Verses 18–20 tell us what to do when the unsaved take advantage of us, mildly or savagely. I venture to say, we’re not equipped to do that with the unsaved if we haven’t already practiced with our brothers and sisters in Christ. I’ve seen enough of the vengeance of God to know that He does repay, and I’m glad to know that He is the one who does it, not me.
In chapter 13, Paul gives a dissertation about governmental control. I think it is interesting to note that even though the Ten Commandments tell us not to kill, here we see that God gives the heads of governments the authority to assemble armies and to send them out to kill. He tells us to obey. The difference between the two is that “Thou shall not kill,” means for us individually to decide to kill someone for our own personal interests is not allowed. But the defense of a nation is allowed. People always like to throw these words about: “Well, does that make Hitler one of God’s ministers?” Absolutely not! God ordained the position, not the person. The people wanted Hitler.
Romans 13:8–10 speaks of our behavior with the people around us—those who are not born again. How do we treat them? With love. This love effort is far less than His love expectations for His children with each other. Love gives respect. Love helps.
Verses 13:11–14 tell us to put on the armor of light and to put on the Lord Jesus Christ. We were taught in Bible School to pretend to put on the armor of God. We would recite it: “I am putting on the girdle of truth.” And we’d wrap an imaginary girdle around our waist and pretend to secure it, and so on. I thought this was kind of a silly exercise until I realized it was a spiritual exercise, and on our spirit-man we were actually applying spiritual armor. (We do that with words, you know. I mean that we operate spiritually by speaking.) When demons in the second heaven look at us, they are looking to see first and foremost if we have on our armor. They can attack where armor is missing. Some people say they never take their armor off so they don’t have to put it on again. That’s probably true, but I know myself. I like to get sloppy comfortable wherever I am, spirit or body.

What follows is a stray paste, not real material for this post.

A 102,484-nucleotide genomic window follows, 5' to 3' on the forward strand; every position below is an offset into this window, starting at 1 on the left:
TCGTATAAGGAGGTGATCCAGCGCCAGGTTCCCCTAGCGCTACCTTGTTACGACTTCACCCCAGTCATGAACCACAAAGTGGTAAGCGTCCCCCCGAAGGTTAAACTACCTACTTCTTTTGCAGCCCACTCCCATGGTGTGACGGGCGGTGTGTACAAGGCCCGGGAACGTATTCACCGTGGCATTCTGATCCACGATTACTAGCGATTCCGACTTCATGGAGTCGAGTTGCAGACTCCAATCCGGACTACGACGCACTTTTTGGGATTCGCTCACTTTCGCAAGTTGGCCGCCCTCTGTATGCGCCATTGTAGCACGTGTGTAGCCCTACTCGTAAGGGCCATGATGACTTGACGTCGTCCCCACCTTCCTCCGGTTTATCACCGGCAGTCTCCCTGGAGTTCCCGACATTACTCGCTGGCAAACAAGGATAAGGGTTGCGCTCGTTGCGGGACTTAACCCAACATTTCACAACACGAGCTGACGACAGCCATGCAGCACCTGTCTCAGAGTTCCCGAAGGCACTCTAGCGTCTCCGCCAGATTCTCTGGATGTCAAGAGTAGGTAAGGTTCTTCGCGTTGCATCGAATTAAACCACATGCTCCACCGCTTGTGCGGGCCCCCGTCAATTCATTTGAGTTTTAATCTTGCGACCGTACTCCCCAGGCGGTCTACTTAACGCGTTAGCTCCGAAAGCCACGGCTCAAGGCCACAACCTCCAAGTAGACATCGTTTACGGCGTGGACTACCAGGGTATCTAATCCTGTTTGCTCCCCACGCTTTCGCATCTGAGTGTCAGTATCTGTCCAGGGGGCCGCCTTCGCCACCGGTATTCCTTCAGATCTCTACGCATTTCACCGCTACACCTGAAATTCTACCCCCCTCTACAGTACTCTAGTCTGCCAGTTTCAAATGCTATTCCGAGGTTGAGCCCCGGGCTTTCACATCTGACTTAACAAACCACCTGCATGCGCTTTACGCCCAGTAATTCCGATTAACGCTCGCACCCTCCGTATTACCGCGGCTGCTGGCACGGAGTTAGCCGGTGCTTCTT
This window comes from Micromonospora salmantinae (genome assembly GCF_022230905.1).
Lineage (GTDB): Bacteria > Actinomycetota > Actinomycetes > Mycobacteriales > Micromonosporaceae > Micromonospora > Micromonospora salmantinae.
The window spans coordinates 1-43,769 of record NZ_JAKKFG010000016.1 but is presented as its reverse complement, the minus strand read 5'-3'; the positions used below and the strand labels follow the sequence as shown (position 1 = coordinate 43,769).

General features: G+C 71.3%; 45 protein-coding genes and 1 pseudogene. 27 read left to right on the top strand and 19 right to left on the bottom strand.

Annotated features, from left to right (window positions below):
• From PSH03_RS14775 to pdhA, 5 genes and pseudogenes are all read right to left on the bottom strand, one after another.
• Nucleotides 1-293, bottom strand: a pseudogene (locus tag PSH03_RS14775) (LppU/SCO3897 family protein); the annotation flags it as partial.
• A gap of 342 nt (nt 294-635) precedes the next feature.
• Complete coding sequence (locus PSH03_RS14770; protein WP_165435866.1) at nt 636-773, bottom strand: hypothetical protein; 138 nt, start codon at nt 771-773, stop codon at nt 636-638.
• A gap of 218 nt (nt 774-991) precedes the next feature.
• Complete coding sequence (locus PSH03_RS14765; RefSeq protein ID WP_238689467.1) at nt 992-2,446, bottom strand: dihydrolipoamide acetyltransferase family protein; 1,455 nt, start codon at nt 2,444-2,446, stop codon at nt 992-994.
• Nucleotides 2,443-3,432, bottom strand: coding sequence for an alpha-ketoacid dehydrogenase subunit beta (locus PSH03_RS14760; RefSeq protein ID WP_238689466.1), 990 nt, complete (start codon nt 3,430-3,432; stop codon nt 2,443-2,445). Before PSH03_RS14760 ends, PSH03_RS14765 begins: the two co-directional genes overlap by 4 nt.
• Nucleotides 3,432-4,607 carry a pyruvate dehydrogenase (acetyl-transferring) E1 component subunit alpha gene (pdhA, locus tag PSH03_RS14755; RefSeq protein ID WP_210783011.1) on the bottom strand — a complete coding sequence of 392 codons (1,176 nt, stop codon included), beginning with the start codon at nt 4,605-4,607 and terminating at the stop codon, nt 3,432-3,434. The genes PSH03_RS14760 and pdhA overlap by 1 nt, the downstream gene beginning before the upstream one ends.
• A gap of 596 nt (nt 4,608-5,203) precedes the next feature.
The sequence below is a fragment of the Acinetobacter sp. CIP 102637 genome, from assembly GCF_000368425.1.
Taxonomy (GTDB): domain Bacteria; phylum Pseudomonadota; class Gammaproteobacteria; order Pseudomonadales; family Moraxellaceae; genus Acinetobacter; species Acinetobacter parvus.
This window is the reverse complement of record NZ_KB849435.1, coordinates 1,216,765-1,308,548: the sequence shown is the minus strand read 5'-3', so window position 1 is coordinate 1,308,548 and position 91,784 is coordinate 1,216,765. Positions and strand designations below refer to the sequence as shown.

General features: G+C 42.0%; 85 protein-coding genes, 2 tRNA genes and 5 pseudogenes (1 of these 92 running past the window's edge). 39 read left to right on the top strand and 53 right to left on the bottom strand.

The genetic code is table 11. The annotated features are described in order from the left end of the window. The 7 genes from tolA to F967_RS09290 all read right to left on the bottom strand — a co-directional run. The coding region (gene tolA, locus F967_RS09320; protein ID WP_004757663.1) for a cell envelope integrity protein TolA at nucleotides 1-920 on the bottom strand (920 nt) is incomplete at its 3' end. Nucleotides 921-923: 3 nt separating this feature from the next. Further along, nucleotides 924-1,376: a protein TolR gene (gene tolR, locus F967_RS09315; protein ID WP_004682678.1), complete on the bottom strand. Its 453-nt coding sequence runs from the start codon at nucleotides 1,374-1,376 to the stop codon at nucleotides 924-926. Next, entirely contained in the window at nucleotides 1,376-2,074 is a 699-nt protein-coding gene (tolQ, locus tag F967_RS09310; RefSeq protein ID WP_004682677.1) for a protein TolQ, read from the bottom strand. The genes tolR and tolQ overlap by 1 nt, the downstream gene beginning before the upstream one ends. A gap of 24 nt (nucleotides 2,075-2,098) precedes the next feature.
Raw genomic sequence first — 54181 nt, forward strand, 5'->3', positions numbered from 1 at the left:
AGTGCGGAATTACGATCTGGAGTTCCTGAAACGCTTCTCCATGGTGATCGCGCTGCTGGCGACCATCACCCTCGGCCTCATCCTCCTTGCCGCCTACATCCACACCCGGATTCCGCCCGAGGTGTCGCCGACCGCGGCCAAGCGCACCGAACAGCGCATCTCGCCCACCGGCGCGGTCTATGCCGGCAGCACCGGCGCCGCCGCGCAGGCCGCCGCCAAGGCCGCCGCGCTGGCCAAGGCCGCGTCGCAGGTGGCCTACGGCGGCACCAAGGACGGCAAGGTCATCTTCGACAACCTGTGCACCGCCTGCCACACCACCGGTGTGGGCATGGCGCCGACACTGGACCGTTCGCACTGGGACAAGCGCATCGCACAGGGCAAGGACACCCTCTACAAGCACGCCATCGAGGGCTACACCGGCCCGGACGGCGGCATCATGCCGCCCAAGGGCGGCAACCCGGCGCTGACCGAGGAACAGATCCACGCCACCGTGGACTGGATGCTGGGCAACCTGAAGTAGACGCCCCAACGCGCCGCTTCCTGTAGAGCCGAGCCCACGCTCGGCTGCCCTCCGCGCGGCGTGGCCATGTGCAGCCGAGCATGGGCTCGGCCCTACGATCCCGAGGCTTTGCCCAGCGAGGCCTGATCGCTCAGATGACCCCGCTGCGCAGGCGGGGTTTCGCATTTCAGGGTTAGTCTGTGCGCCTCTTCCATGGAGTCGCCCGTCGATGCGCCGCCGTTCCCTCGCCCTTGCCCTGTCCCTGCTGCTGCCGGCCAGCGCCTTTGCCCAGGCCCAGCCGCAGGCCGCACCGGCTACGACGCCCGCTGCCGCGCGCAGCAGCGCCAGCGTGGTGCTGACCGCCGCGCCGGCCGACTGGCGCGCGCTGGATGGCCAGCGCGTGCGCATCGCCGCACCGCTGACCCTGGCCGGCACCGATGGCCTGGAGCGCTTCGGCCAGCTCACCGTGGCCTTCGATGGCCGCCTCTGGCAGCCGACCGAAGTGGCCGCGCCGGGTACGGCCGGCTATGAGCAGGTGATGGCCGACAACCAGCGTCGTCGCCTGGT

14 Stand therefore, having girded your waist with truth, having put on the breastplate of righteousness, 15 and having shod your feet with the preparation of the gospel of peace; 16 above all, taking the shield of faith with which you will be able to quench all the fiery darts of the wicked one. 17 And take the helmet of salvation, and the sword of the Spirit, which is the word of God; (Ephesians 6:14–17).
In the Roman Scriptures, we’re talking about the armor of light. It’s the only time in the New Testament the armor is called light, so I conclude it is still referring to the Ephesians armor. As to how do we put on the Lord Jesus Christ? This, also, is the only reference to putting on the Lord Jesus Christ. So I am going to leave you with this to ponder and meditate. How do you put on the Lord Jesus Christ?
I’m going to give you the Scriptures that I am asking you to:
Here’s your homework: